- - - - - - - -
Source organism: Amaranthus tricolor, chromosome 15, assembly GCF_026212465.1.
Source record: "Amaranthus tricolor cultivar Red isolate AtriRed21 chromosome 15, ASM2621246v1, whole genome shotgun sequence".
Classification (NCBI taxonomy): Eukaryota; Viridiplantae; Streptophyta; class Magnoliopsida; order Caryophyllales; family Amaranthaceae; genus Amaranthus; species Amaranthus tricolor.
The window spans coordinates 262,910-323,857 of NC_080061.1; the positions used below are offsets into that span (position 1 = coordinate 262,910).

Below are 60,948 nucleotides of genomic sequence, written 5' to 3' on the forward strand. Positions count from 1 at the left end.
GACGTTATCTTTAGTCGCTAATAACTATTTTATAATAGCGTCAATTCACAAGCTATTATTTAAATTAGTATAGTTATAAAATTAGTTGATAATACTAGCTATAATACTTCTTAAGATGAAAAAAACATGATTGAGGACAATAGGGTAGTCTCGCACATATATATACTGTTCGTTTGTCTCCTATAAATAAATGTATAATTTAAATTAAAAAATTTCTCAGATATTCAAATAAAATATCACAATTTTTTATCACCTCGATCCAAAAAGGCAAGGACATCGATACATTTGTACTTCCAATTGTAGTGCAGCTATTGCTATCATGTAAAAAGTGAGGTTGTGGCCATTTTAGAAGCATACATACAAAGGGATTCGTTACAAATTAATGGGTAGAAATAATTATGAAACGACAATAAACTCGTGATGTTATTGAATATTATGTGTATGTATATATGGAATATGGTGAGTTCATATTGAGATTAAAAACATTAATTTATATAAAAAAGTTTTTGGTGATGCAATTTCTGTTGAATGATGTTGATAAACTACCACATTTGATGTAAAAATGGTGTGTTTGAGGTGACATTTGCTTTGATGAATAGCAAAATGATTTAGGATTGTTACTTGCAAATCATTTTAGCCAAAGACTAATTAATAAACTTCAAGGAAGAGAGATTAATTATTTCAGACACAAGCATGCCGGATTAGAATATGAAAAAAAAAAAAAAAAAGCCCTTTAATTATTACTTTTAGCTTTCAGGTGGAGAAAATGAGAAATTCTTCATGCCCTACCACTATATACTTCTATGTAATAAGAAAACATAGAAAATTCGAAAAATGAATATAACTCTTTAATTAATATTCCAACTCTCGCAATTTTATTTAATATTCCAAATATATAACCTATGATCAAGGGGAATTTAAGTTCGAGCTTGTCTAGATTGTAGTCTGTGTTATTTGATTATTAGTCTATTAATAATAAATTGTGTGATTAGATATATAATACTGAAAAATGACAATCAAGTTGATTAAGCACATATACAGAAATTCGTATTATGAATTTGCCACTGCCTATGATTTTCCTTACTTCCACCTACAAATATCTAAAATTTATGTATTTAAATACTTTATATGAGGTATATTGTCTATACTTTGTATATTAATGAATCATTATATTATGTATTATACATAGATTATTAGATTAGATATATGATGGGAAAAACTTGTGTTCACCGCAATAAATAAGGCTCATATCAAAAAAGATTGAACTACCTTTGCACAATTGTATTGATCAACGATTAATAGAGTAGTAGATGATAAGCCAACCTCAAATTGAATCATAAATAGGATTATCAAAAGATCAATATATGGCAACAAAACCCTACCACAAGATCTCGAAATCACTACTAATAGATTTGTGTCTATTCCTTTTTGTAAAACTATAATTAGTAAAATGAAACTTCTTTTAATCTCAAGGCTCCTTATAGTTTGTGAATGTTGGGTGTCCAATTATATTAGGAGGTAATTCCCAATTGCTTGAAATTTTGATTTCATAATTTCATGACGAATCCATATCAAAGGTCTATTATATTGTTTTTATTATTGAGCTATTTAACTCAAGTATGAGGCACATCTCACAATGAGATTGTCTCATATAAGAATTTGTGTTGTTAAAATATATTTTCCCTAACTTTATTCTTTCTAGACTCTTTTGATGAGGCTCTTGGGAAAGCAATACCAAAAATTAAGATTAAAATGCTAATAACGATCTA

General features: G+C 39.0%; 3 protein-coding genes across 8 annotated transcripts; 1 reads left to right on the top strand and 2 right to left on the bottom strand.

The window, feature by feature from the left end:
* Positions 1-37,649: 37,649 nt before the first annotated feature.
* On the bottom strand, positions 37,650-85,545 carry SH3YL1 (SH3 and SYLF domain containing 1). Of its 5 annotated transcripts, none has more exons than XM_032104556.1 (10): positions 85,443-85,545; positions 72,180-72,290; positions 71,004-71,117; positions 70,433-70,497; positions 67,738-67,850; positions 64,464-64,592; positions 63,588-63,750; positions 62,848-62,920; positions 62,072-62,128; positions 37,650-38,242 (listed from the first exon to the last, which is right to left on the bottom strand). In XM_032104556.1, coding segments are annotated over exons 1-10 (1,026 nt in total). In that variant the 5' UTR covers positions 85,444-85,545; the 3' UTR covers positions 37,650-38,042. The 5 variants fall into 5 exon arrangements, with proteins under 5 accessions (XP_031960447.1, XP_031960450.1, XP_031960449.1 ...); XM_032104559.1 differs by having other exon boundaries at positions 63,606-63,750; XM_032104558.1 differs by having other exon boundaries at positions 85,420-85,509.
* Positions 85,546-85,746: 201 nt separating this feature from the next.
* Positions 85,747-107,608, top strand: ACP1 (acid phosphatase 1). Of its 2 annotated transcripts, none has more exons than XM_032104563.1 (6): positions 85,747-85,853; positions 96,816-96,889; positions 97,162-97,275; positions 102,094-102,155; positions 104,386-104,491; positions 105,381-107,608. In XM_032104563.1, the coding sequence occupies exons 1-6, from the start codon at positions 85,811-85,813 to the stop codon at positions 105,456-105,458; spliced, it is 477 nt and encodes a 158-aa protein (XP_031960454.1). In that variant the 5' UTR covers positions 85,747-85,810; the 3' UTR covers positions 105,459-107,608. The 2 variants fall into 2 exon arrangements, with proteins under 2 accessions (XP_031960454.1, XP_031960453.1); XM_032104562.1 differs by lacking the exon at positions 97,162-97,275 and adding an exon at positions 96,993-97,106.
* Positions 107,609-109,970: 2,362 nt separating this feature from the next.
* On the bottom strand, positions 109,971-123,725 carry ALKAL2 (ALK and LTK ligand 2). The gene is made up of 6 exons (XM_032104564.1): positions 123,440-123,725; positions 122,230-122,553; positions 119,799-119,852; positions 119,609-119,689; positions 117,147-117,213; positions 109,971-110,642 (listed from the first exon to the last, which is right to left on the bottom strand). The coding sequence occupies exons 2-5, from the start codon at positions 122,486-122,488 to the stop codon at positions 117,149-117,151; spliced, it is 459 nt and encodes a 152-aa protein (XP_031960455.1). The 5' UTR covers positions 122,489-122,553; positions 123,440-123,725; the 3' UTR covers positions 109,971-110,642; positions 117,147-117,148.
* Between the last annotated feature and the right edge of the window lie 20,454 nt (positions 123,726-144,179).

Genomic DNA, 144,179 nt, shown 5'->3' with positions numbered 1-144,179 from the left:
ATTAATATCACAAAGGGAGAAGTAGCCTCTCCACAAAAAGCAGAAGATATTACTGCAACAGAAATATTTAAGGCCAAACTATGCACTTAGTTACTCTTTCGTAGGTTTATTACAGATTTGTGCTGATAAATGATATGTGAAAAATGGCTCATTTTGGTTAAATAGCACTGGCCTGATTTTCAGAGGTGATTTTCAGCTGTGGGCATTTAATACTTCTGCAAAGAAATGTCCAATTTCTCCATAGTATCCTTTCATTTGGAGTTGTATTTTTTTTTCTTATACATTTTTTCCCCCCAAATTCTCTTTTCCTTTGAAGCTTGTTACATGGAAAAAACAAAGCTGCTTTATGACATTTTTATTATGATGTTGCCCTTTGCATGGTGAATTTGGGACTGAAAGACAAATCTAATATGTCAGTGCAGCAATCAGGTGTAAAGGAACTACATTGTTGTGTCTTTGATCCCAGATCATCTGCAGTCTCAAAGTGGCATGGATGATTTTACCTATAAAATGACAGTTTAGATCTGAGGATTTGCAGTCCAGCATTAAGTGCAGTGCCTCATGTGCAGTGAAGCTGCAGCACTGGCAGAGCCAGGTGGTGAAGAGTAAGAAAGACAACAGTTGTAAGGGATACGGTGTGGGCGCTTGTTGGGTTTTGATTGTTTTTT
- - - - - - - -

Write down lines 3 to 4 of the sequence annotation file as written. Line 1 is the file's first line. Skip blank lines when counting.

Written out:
Classification (NCBI taxonomy): Eukaryota; Viridiplantae; Streptophyta; class Magnoliopsida; order Caryophyllales; family Amaranthaceae; genus Amaranthus; species Amaranthus tricolor.
The window spans coordinates 262,910-323,857 of NC_080061.1; the positions used below are offsets into that span (position 1 = coordinate 262,910).